Author’s Note: This is the final chapter in my MCU revisit. It’s a week behind Infinity War’s release because they moved the release date up a week! Thank you so much for following along, I hope you enjoyed it!
Not long after we meet T’Challa’s sister Shuri for the first time she reminds her brother, “just because something works doesn’t mean it cannot be improved.” That statement could apply to Black Panther itself. The MCU has been working for a long time. For a decade now, specifically with its most recent run of films, Marvel has had an overwhelmingly successful record. But that doesn’t mean that its product cannot be improved. Enter Black Panther, a culturally rich, layered, and electrifying piece of superhero filmmaking.
When we first enter the hidden country of Wakanda T’Challa remarks out loud that the reveal of his home never gets old. It’s easy to see why. The afrofuturist production design is breathtaking. The country is technologically advanced while being firmly grounded in and enveloped by its African roots. This is echoed by the film’s score which mixes traditional orchestral elements with African drums, chanting, and vocal expression. The artistry at work throughout every aspect of Black Panther gives the film a deep history and realism before its characters ever speak.
When its characters do speak, however, they are just as deeply drawn as their surroundings. T’Challa, Okoye, and most notably, the film’s antagonist, Erik Killmonger, are three of the strongest characters in the whole of the MCU. Black Panther deftly presents varying perspectives in such a way that all of them can be understood and empathized with. I refer to Killmonger as the antagonist because he’s just barely a villain. If he didn’t try to achieve his goals through criminal acts he could easily be debating Wakandan policy with T’Challa in the throne room. Okoye, similarly, is like T’Challa, morally upstanding but when N’Jadaka (Killmonger) takes over, she stays loyal to her duty to the throne over T’Challa and his family. This is not portrayed as a turn to the dark side or villainy but instead as an understandable and wrenching decision that is true to her nature.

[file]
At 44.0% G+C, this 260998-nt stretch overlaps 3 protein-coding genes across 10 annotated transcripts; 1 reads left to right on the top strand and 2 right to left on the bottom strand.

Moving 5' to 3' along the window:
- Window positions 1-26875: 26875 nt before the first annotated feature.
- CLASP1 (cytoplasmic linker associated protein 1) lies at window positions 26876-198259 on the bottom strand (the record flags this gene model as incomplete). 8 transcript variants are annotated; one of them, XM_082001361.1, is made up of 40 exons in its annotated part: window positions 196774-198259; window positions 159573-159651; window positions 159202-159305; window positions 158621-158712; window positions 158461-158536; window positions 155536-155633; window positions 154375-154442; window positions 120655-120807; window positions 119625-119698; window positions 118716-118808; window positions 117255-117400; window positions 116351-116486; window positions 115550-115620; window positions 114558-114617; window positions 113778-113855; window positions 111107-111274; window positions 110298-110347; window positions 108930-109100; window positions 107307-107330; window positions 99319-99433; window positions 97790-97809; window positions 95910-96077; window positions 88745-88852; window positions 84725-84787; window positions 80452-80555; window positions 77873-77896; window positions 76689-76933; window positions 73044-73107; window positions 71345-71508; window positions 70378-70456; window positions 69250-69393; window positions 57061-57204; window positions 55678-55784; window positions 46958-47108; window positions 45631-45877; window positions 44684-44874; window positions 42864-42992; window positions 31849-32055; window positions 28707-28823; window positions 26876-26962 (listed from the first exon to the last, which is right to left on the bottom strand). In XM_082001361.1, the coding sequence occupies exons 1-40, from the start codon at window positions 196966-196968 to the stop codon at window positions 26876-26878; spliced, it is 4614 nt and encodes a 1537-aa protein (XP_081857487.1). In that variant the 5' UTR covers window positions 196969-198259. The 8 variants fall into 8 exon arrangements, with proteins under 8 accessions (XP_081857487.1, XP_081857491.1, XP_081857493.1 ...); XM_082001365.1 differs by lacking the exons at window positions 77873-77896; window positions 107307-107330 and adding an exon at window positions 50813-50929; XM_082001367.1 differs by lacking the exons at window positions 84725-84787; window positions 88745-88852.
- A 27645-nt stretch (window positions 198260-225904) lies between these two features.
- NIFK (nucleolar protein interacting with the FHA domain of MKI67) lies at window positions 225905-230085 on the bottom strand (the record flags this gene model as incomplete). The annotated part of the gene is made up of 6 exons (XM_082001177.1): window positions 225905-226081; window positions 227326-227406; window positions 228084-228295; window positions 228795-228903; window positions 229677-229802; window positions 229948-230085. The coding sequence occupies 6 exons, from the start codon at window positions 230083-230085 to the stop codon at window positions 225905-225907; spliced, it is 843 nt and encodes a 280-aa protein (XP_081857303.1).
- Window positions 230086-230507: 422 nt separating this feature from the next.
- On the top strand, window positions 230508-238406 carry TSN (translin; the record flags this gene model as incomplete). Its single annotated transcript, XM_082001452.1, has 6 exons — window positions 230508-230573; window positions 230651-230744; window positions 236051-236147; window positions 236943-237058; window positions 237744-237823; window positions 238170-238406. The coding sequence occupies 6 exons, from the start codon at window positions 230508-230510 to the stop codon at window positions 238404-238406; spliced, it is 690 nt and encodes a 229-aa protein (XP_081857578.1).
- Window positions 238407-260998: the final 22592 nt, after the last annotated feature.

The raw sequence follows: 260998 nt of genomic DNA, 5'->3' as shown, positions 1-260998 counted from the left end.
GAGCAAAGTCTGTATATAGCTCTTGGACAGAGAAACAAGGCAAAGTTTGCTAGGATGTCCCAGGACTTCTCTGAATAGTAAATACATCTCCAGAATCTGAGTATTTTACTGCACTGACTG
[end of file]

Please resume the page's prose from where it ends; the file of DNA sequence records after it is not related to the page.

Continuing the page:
This leads me to the two most standout things about Black Panther 18 films into the MCU. First and foremost, it’s villain, the aforementioned Killmonger. Not only does he arguably usurp Loki as the MCU’s best thanks to Michael B. Jordan’s charismatic performance, the film handles him pitch perfectly as well. Though it’s no doubt tempting to keep Killmonger around like Loki before him and watch his character evolve in a similar way, coming closer to our hero’s side, director and co-writer Ryan Coogler ends his arc within the film. In doing so, however, Killmonger deeply influences T’Challa and actually moves him to bring Wakanda out of the shadows. It is remarkable to see a “villain” affect a hero in such a way. Additionally, this is something that Nakia had also pushed for which leads me to the film’s second standout aspect – its women.
There have been some memorable strong women in the MCU before – Black Widow, Gamora, Nebula, and Hope Van Dyne (soon to be The Wasp) for example. And yet they’re not often given the same spotlight or care as the heroes they often play second fiddle to. Black Panther changes all that with its trifecta of incredible women – Okoye, Shuri, and Nakia. All three are three dimensional, capable, and confident. All three have different and clear perspectives on T’Challa, Wakanda, and the world at large. All three are given the chance to shine and be just as badass as Black Panther himself.
Leading into Avengers: Infinity War, Black Panther is a welcome reminder that even a decade and 18 films in, the MCU can still up its game and surprise its audience. I hope that with strong characters like Okoye and Shuri in the fold and films like Captain Marvel on the horizon Marvel continues to improve its storytelling, particularly where its female and more diverse characters are concerned. The MCU has proven, specifically with Black Panther that it can craft nuanced heroes and “villains” and explore the shades of grey that exist in the real world, in its next decade it’s time to continue expanding that beyond its title characters.